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A new look at the paleo diet


New research suggests that hunter-gatherers ate better than farmers. Keith Kloor reports.


If you are one of those people always in search of the ideal diet, then chances are you have stumbled across the idea of “intermittent fasting”. The supposed logic to this diet is that our bodies did not evolve with three square meals a day, which are a legacy of our recent switch to farming. Rather, the theory goes, we evolved with an irregular food supply more in accordance with the feast or famine lifestyle of our hunter-gatherer ancestors.

There’s just one problem with this premise. Palaeolithic hunter-gatherers probably lived a far more food-secure life than is commonly assumed, a paper published in the journal Biology Letters has found.

“My study provides evidence that their lifestyle might be more resistant to famine and food shortages than the agricultural lifestyle,” says lead author Colette Berbesque, an anthropologist at the University of Roehampton in Southwest London.

Using ethnographic literature, the researchers examined a cross-section of hunter-gatherer and agricultural societies over the past 150 years. They found that agriculturalists were more susceptible to famines, probably because they were more rooted to a single landscape than hunter-gatherers, who would move around during times of drought or flood.

Evolutionary biologist Stephen Stearns, of Yale University, cautions that the study is based on contemporary data of hunter-gatherers “who now occupy habitats that are not representative of those occupied by our Pleistocene ancestors”. But as Berbesque points out, most ancient hunter-gathers would have lived in better quality habitats than the fringe lands to which modern agricultural societies have pushed them.

The study’s main finding challenges popular assumptions of the way our evolutionary past clashes with modern living. For example, today’s obesity rates are sometimes attributed to an ancestral trait that the hunter-gatherer supposedly developed as a defence against food scarcity. The theory is called the “thrifty genes hypothesis”, the idea that our bodies are programmed to fatten up in times of plenty, and so are not suited to the modern-day diet of continually abundant food.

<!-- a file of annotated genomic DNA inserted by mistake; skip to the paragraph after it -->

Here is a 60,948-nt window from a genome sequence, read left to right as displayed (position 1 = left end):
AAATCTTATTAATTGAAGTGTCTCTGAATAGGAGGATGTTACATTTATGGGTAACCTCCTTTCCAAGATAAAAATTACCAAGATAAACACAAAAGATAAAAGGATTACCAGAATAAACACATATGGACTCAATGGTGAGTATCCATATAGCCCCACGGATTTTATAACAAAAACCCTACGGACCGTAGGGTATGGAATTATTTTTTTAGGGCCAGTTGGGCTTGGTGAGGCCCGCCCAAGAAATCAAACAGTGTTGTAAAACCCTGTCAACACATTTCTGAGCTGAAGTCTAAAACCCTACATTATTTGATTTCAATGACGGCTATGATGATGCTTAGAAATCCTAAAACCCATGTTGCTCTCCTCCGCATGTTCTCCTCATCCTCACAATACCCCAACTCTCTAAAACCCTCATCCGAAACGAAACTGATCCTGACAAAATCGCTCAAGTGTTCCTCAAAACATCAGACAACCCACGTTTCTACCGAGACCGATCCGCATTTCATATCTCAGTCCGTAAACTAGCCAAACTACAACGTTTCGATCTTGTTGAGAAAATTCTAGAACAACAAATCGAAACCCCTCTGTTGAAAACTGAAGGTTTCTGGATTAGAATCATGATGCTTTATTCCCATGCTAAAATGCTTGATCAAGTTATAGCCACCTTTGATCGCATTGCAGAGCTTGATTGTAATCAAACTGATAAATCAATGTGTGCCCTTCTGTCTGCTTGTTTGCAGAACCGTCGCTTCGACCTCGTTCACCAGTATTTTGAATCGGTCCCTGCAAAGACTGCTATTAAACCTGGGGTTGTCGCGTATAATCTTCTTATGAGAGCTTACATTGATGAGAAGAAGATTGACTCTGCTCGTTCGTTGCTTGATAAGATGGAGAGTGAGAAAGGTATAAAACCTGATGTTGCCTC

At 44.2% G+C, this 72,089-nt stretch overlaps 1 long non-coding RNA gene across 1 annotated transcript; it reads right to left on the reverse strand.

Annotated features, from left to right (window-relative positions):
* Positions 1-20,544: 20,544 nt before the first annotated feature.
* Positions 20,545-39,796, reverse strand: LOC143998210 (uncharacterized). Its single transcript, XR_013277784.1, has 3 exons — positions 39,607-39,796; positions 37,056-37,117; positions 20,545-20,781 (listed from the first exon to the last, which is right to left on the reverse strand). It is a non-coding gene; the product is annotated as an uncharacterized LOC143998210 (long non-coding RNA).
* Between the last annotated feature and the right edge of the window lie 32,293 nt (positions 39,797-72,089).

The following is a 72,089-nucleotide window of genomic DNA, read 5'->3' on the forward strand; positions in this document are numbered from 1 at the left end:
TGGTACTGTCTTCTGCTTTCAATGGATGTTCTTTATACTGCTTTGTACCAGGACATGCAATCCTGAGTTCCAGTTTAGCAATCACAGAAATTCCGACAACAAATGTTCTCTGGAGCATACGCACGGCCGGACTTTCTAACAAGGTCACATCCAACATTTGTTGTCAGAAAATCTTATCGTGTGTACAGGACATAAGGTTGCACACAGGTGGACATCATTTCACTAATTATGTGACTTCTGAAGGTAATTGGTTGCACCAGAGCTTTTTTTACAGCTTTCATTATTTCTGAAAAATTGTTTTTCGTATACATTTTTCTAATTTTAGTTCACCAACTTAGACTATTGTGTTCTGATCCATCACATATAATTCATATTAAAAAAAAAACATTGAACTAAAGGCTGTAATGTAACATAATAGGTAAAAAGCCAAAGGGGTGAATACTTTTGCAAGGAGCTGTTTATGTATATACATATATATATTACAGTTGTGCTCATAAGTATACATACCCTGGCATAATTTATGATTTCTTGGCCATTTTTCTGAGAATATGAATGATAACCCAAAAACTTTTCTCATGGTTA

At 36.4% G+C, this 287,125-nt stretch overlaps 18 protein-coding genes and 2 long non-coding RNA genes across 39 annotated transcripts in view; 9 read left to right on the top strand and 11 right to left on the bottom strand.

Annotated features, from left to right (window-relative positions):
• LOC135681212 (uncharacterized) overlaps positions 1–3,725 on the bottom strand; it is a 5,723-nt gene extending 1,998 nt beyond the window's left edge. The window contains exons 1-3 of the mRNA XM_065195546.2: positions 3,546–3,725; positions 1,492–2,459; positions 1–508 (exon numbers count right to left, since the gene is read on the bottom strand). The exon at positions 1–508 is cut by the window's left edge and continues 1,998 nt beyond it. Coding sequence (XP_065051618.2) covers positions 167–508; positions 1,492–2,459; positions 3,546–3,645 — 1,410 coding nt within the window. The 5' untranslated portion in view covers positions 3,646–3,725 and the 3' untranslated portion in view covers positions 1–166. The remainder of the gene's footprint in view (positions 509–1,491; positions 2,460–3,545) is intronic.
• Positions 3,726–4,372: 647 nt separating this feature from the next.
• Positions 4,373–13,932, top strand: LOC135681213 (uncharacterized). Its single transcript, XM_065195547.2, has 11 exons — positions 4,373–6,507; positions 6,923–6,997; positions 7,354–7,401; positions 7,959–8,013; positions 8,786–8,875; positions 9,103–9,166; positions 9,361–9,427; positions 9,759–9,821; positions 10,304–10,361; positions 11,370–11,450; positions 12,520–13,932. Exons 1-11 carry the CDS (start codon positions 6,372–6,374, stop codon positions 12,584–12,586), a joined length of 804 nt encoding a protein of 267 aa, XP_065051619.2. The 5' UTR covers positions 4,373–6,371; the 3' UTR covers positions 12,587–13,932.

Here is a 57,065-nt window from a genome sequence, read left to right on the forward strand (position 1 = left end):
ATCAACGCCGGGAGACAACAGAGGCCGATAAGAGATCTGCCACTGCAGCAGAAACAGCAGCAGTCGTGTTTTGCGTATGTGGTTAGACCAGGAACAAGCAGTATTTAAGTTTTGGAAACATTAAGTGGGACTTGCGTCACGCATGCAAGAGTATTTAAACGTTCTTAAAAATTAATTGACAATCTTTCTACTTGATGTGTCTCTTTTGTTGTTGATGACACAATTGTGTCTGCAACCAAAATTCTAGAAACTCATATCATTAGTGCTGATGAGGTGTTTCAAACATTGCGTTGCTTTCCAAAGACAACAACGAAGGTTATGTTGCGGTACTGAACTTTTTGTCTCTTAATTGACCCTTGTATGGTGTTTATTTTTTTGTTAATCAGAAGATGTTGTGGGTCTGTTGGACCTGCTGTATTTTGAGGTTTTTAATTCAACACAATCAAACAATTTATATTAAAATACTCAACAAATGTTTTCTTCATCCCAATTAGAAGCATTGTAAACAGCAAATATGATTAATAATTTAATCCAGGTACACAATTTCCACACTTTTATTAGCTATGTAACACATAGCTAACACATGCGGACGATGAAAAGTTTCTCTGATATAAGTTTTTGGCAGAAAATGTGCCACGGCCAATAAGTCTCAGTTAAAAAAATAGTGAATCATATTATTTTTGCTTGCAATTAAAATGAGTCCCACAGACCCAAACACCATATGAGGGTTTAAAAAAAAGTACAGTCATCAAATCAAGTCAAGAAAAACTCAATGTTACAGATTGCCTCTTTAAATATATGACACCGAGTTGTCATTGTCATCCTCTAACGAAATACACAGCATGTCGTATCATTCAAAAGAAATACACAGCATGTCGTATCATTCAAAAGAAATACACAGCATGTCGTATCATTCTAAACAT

Berbesque notes that humans have been hunter-gatherers for most of their 200,000-year history. Before the onset of agriculture 15,000 years ago, everybody ate wild foods. So if hunter-gatherers experience less famine than farmers, this has implications for the thrifty genes hypothesis.

“If famine or food shortages have ever lead to selection for genes that cause obesity,” says Berbesque, “it might be more recent – arriving with agriculture – rather than due to our heritage as hunter-gatherers.”

That, in turn, would upend the logic for today’s health-conscious voluntary fasters, who think that periodically starving themselves is consistent with their long evolutionary history.

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Keith Kloor is a senior editor at COSMOS magazine, based in New York.
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